As of 2017, we have been partners for over thirty-seven years, and married (choke, gasp!) since 1996. We were both prematurely aged and mentally warped by years of working with computers, so we seek solace in making art, building stuff, and find community and humanity through our cohousing. We built a fabulous Port Townsend home at RoseWind from strawbales and stucco, put in a lovely garden with many regionally native and a few exotic plants, and had a great view of the community commons from the living room and front porch. Then we sold this perfect house in 2007 in order to get a proper working art studio!
We were able to fund building both a new home and a fine separate art studio by being our own contractor and by doing a lot of work ourselves, though a bit less than with the strawbale house. It took a few years, but we have been living in the "big" house now since 2010, and the first 800sq.ft. house has become my personal art studio! The "new" house is very different, but also perfect (of course).
Our move to Port Townsend created big lifestyle changes: we cut down on working (for money), car use, and frustration. We grow a little food, primarily through a community garden where the effort is sustained by a group of volunteers who carry the load when individual members are away, or preoccupied elsewhere. Our fine straw bale house was something of a money pit, so we postponed some final construction (the front porch) until six months before we sold it. The few years we spent designing, developing, and maintaining software, working at home under the "company" name First Raven Systems, provided a little income, but not much satisfaction, and not money enough to complete the terraced & sheltered patio, or to finish and heat the basement.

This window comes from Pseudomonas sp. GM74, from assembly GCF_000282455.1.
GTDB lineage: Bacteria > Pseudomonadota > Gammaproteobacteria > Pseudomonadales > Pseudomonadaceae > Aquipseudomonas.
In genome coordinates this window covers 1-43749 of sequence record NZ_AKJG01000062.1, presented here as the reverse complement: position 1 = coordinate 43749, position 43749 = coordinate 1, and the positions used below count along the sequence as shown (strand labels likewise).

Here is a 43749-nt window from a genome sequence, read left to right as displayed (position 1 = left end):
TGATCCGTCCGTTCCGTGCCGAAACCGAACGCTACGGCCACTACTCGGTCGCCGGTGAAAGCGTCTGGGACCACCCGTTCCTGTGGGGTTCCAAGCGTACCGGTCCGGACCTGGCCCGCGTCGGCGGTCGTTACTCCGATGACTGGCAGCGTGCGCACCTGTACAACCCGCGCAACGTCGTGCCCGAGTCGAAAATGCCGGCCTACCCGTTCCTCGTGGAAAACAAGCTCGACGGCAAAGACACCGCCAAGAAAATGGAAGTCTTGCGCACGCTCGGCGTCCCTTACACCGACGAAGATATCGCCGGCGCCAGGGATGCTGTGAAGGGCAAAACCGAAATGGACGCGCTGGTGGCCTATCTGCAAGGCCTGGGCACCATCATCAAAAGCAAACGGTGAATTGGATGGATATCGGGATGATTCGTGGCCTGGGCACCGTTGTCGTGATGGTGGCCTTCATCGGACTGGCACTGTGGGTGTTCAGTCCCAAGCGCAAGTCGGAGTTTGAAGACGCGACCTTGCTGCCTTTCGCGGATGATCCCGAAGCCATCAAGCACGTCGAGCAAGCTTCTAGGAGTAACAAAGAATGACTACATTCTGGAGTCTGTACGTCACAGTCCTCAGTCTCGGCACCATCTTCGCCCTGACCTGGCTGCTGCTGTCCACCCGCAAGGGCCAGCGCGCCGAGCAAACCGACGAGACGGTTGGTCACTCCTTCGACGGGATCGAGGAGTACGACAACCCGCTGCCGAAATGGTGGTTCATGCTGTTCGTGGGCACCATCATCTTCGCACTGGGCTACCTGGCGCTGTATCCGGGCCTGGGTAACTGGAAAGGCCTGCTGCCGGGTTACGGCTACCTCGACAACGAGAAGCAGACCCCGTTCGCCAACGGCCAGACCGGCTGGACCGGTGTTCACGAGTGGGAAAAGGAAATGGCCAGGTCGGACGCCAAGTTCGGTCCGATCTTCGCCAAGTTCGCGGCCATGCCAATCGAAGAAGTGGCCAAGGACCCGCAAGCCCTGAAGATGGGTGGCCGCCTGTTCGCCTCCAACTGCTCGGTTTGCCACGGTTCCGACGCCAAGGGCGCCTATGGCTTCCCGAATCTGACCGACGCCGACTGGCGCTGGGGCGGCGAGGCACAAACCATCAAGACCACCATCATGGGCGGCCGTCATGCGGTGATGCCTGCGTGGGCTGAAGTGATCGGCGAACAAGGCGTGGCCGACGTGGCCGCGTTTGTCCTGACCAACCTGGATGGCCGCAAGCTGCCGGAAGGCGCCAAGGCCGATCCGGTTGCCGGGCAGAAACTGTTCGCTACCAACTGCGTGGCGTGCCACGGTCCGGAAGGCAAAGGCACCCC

Before moving in to our fine solid straw bale house, we lived in a wonderful rental in uptown Port Townsend, where I jogged the area and memorized the street names. Now my hips prefer aerobic walking to jogging. This is a fine town for running, walking, and biking, although some destinations are tricky to navigate in heavy summer tourist traffic! We no longer share our home with pets (except for the odd spider), we lost our old, deaf cat: Pudkhi years ago.
Sandra: A quick tour of my past includes my birth in Alexandria, Egypt in 1955, a year or so in Bahrain, my early childhood years in Kirkcudbright, Scotland, and Cambridge, England, and my family's immigration to the United States when I was nine. My paternal heritage includes the Isle of Mann (the Stowell family is from there, hence the wheel of Mannanin at left); my mother's family may be Flemish or Italian, although they settled in Scotland, in the Paisley, 3 or 4 generations ago. I have some information on the Sivell and Sayers families assembled. First stop in the U.S. was Indianapolis, Indiana, and after four years we moved to Tallahassee, Florida, where I stayed through my college years. Due to an slight case of arrested development, it took me about nine years, on and off, to complete my four year degree, and leave Florida's overly sunny climes for the Pacific Northwest's more civilized gray green delight.
Port Townsend bears little resemblence to Egypt (!), but its climate, vegetation, and water remind me of Scotland, and of England. It feels very much like home here. Egypt is a symbol of the exotic for me; through the oddity of my birthplace I am drawn to vivid colors, bright sunlight, and the scents of spices not native to my homelands.